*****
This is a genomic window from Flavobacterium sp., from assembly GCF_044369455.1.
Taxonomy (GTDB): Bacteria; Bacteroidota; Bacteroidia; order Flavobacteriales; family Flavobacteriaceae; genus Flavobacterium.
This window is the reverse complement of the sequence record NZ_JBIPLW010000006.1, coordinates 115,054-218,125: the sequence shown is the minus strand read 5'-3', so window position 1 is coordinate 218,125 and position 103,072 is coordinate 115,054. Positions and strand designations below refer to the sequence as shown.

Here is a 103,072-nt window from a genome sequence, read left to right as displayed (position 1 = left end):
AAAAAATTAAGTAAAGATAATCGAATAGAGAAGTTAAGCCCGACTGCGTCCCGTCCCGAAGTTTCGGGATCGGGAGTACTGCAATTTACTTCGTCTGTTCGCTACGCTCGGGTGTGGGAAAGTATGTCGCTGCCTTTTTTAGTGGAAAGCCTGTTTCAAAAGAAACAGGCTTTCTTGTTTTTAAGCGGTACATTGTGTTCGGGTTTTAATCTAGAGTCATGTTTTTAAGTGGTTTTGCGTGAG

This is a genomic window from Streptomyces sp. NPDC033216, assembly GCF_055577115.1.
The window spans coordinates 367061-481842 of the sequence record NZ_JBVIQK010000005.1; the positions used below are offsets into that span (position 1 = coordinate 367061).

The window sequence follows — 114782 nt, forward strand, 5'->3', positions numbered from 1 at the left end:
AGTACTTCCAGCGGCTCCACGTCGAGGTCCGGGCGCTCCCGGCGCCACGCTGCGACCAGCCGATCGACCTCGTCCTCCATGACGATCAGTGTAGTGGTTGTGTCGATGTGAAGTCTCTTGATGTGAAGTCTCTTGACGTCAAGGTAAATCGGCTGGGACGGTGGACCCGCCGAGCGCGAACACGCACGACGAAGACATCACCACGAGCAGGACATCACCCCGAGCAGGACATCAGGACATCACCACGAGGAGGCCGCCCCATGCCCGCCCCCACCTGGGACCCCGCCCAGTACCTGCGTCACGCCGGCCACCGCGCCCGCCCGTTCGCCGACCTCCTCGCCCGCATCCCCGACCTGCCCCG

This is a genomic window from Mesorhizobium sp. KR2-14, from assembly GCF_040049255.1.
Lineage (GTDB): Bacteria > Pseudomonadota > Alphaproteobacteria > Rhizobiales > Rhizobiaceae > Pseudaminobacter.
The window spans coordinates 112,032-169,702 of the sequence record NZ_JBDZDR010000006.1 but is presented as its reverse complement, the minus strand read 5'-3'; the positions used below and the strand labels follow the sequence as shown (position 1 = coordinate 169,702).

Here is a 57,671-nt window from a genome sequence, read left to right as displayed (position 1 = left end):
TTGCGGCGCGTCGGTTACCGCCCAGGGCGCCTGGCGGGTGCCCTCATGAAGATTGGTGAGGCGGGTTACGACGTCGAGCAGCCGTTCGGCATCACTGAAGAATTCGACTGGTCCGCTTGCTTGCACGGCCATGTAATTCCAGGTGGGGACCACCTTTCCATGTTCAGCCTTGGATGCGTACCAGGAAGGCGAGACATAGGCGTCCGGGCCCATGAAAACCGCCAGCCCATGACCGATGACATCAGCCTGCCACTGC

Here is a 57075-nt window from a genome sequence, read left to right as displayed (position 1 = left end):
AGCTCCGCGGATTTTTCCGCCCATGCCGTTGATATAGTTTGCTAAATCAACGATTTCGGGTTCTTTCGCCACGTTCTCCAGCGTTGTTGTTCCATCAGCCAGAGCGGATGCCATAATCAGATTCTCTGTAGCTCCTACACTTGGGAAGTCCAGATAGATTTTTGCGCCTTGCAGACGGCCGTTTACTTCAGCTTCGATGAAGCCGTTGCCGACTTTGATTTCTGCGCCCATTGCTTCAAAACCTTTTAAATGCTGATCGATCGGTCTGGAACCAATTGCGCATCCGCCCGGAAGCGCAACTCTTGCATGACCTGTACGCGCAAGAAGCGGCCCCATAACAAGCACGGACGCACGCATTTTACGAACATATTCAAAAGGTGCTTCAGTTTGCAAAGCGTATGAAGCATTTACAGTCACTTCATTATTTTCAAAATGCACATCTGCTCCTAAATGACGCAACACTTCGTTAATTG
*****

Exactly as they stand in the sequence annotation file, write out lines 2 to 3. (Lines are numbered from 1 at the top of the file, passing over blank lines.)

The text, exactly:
Taxonomy (GTDB): Bacteria; Bacteroidota; Bacteroidia; order Flavobacteriales; family Flavobacteriaceae; genus Flavobacterium.
This window is the reverse complement of the sequence record NZ_JBIPLW010000006.1, coordinates 115,054-218,125: the sequence shown is the minus strand read 5'-3', so window position 1 is coordinate 218,125 and position 103,072 is coordinate 115,054. Positions and strand designations below refer to the sequence as shown.